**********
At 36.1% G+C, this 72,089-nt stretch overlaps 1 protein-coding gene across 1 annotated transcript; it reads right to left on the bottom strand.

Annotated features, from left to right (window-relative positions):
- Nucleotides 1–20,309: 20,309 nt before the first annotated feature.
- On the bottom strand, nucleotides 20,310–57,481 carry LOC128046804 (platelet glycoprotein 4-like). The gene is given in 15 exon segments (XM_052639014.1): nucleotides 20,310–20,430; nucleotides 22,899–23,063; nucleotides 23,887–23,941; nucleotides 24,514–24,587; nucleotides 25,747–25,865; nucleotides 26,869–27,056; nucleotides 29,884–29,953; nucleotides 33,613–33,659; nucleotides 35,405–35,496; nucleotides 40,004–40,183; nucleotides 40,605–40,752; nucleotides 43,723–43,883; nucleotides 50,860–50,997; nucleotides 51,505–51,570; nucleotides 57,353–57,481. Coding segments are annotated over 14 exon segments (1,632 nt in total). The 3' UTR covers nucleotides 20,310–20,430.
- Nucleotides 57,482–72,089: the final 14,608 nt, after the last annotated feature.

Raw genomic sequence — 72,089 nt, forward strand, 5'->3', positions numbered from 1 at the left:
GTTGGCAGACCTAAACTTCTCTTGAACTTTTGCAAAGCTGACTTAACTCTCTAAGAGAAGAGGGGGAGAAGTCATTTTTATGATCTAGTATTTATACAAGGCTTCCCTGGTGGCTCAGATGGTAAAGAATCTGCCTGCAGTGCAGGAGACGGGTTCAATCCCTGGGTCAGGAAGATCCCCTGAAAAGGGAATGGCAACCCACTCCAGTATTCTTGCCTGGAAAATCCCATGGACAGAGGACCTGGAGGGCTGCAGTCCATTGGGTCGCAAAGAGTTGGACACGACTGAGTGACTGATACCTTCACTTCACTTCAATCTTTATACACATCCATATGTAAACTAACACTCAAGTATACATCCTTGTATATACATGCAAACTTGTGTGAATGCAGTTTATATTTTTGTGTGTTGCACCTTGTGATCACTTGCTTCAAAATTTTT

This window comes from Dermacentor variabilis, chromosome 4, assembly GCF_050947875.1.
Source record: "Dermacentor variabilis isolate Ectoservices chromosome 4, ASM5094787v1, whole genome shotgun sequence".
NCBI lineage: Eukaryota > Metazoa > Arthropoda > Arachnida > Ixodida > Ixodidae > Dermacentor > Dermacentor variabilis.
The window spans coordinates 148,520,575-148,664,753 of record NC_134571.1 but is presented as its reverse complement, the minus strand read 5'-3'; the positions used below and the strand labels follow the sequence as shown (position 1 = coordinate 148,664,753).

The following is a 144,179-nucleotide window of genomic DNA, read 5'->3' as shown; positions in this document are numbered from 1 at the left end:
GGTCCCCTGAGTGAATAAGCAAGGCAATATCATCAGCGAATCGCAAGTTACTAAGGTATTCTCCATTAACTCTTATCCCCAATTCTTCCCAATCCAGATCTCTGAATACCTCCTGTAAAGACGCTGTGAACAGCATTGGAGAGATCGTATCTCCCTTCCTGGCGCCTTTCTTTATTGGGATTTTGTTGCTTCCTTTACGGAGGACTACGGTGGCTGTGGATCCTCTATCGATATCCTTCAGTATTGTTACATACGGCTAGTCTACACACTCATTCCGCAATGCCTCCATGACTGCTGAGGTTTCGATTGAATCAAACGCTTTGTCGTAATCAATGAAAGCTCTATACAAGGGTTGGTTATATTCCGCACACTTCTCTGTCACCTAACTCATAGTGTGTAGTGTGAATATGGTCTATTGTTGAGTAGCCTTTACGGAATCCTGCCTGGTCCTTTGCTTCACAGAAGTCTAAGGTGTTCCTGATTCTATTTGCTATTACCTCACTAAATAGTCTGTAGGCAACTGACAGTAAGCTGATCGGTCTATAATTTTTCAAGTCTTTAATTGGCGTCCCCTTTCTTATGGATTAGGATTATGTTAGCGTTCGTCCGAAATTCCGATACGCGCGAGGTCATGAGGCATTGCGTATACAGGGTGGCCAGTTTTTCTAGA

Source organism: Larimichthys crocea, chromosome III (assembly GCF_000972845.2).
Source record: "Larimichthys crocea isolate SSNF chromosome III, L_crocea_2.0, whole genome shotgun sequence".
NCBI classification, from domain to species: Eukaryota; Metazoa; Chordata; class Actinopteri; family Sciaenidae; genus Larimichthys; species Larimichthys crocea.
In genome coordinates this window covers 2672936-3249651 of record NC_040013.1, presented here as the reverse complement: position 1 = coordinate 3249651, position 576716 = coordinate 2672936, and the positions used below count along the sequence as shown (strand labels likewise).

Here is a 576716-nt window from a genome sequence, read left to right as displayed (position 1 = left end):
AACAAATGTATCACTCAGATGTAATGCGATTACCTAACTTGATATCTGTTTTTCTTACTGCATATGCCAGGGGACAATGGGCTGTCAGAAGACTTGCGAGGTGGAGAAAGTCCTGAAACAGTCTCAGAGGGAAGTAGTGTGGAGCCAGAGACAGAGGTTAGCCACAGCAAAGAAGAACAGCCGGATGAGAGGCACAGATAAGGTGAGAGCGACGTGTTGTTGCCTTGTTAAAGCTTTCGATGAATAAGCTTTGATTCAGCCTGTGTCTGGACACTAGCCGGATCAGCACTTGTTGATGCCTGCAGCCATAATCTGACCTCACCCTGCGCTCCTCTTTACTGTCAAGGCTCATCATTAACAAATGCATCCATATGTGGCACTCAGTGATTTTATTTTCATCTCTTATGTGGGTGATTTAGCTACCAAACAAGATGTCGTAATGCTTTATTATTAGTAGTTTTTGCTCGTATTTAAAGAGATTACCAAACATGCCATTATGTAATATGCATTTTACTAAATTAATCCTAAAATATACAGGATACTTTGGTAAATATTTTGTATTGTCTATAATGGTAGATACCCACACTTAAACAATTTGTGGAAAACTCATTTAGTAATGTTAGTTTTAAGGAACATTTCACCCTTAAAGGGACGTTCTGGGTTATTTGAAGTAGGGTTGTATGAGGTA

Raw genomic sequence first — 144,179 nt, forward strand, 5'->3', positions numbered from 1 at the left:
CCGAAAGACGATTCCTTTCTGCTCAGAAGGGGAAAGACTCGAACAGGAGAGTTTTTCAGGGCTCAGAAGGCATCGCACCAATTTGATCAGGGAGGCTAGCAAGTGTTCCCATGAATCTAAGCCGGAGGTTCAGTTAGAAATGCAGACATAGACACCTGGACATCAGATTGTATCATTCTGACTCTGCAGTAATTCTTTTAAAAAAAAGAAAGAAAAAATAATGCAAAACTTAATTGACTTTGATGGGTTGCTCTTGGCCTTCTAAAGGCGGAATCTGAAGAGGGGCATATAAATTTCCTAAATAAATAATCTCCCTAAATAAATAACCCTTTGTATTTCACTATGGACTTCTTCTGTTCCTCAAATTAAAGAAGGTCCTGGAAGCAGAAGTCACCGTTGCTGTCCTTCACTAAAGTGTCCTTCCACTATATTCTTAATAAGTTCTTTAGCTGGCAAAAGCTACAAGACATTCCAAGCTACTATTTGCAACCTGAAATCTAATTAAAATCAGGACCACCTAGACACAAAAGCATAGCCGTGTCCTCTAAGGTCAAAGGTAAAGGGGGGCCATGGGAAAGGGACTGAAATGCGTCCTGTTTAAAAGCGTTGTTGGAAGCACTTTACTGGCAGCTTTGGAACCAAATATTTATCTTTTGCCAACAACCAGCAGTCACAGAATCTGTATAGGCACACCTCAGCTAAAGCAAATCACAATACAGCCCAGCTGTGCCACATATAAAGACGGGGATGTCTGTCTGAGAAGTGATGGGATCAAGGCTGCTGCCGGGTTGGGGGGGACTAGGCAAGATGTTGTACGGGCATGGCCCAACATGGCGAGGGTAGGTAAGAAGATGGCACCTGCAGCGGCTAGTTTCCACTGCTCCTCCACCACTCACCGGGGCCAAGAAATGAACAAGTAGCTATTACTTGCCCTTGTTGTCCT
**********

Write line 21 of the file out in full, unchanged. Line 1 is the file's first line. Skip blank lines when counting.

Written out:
CCGAAAGACGATTCCTTTCTGCTCAGAAGGGGAAAGACTCGAACAGGAGAGTTTTTCAGGGCTCAGAAGGCATCGCACCAATTTGATCAGGGAGGCTAGCAAGTGTTCCCATGAATCTAAGCCGGAGGTTCAGTTAGAAATGCAGACATAGACACCTGGACATCAGATTGTATCATTCTGACTCTGCAGTAATTCTTTTAAAAAAAAGAAAGAAAAAATAATGCAAAACTTAATTGACTTTGATGGGTTGCTCTTGGCCTTCTAAAGGCGGAATCTGAAGAGGGGCATATAAATTTCCTAAATAAATAATCTCCCTAAATAAATAACCCTTTGTATTTCACTATGGACTTCTTCTGTTCCTCAAATTAAAGAAGGTCCTGGAAGCAGAAGTCACCGTTGCTGTCCTTCACTAAAGTGTCCTTCCACTATATTCTTAATAAGTTCTTTAGCTGGCAAAAGCTACAAGACATTCCAAGCTACTATTTGCAACCTGAAATCTAATTAAAATCAGGACCACCTAGACACAAAAGCATAGCCGTGTCCTCTAAGGTCAAAGGTAAAGGGGGGCCATGGGAAAGGGACTGAAATGCGTCCTGTTTAAAAGCGTTGTTGGAAGCACTTTACTGGCAGCTTTGGAACCAAATATTTATCTTTTGCCAACAACCAGCAGTCACAGAATCTGTATAGGCACACCTCAGCTAAAGCAAATCACAATACAGCCCAGCTGTGCCACATATAAAGACGGGGATGTCTGTCTGAGAAGTGATGGGATCAAGGCTGCTGCCGGGTTGGGGGGGACTAGGCAAGATGTTGTACGGGCATGGCCCAACATGGCGAGGGTAGGTAAGAAGATGGCACCTGCAGCGGCTAGTTTCCACTGCTCCTCCACCACTCACCGGGGCCAAGAAATGAACAAGTAGCTATTACTTGCCCTTGTTGTCCT